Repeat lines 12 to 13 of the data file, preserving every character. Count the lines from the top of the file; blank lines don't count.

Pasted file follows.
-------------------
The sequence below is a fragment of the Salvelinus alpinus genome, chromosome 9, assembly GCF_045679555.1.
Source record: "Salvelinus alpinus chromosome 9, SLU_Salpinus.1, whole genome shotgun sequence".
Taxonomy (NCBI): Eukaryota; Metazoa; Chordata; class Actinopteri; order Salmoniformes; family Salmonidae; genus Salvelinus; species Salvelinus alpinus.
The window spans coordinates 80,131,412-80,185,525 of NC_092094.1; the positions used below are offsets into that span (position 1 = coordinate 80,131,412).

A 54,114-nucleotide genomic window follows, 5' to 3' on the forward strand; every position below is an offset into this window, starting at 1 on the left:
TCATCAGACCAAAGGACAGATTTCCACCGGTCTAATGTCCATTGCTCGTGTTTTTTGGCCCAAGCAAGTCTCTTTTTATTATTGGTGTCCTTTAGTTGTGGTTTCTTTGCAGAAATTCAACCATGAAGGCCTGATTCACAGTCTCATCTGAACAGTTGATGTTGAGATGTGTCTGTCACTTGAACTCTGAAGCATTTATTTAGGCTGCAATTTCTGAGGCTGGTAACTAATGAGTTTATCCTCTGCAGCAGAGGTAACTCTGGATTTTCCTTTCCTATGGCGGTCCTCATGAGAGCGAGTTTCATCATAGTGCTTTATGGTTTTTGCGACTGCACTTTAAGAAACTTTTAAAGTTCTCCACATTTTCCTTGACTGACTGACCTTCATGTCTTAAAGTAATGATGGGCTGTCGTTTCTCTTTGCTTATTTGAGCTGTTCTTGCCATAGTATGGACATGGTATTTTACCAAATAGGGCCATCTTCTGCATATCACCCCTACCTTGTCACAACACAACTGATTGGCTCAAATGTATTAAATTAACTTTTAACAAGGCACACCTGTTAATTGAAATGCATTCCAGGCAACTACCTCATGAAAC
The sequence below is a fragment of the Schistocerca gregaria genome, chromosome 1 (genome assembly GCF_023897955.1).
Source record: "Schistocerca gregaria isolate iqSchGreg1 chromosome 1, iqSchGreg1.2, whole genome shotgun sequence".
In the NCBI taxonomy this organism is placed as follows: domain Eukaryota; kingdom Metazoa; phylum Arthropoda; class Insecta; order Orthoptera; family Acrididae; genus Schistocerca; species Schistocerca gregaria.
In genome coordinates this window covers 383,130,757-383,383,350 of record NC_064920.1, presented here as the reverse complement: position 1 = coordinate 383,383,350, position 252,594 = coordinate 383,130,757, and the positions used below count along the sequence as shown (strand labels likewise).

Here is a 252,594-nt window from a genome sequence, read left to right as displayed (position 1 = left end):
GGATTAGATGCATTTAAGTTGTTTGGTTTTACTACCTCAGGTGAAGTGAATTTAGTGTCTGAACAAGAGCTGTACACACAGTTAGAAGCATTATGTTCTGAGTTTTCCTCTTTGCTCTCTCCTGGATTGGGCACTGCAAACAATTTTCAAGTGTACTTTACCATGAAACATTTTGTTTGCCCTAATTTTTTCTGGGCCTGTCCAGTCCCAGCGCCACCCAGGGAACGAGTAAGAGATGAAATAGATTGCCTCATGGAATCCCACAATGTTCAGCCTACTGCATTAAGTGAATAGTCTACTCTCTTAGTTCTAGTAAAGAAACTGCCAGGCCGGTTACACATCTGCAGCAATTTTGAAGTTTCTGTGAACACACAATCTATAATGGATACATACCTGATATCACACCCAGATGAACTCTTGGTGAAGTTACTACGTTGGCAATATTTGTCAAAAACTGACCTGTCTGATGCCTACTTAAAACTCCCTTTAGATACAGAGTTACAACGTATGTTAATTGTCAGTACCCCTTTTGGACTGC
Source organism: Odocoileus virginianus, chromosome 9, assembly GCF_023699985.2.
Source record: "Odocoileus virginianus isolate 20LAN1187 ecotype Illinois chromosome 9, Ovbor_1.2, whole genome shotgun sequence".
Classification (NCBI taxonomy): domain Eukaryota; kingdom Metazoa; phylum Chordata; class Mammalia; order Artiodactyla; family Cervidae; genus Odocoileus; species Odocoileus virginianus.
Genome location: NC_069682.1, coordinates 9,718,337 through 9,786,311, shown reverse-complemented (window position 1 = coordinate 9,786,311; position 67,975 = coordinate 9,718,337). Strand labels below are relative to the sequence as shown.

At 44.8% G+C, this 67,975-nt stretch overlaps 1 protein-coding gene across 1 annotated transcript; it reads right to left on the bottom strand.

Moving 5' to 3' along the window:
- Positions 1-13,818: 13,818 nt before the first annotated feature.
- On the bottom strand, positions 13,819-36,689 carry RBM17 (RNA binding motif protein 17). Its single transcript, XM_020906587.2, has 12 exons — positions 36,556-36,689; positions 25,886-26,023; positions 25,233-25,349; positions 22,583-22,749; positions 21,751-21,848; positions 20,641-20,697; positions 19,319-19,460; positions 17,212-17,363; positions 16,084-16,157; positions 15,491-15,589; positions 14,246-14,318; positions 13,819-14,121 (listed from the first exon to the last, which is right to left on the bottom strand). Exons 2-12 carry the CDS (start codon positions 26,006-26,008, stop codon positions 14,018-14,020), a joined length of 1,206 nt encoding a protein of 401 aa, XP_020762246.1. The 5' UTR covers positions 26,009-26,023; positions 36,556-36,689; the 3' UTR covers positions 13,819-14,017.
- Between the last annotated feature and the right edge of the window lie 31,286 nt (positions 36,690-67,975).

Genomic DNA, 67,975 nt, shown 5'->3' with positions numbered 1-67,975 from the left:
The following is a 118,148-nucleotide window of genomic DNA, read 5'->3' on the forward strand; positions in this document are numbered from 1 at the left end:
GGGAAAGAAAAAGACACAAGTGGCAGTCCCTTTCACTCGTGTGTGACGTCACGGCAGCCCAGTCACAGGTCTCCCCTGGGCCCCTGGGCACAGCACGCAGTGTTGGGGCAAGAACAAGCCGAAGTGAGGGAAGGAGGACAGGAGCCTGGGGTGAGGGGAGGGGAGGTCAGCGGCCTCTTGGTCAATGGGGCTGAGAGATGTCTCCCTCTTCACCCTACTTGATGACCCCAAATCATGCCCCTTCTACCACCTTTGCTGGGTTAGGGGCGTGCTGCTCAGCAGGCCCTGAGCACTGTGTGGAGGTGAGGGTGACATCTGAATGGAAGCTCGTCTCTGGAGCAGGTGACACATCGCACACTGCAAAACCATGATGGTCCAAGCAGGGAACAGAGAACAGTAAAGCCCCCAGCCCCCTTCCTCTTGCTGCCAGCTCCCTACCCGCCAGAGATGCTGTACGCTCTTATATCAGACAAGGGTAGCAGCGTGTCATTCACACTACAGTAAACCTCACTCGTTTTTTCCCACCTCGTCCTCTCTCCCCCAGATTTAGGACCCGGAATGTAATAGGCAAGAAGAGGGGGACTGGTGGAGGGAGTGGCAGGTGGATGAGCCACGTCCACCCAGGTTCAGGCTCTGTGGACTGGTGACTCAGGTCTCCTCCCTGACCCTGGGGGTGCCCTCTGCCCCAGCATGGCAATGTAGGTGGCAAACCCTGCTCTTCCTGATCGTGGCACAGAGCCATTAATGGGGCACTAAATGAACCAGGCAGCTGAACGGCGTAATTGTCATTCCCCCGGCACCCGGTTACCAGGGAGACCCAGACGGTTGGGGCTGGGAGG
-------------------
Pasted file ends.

GGATTAGATGCATTTAAGTTGTTTGGTTTTACTACCTCAGGTGAAGTGAATTTAGTGTCTGAACAAGAGCTGTACACACAGTTAGAAGCATTATGTTCTGAGTTTTCCTCTTTGCTCTCTCCTGGATTGGGCACTGCAAACAATTTTCAAGTGTACTTTACCATGAAACATTTTGTTTGCCCTAATTTTTTCTGGGCCTGTCCAGTCCCAGCGCCACCCAGGGAACGAGTAAGAGATGAAATAGATTGCCTCATGGAATCCCACAATGTTCAGCCTACTGCATTAAGTGAATAGTCTACTCTCTTAGTTCTAGTAAAGAAACTGCCAGGCCGGTTACACATCTGCAGCAATTTTGAAGTTTCTGTGAACACACAATCTATAATGGATACATACCTGATATCACACCCAGATGAACTCTTGGTGAAGTTACTACGTTGGCAATATTTGTCAAAAACTGACCTGTCTGATGCCTACTTAAAACTCCCTTTAGATACAGAGTTACAACGTATGTTAATTGTCAGTACCCCTTTTGGACTGC
Source organism: Odocoileus virginianus, chromosome 9, assembly GCF_023699985.2.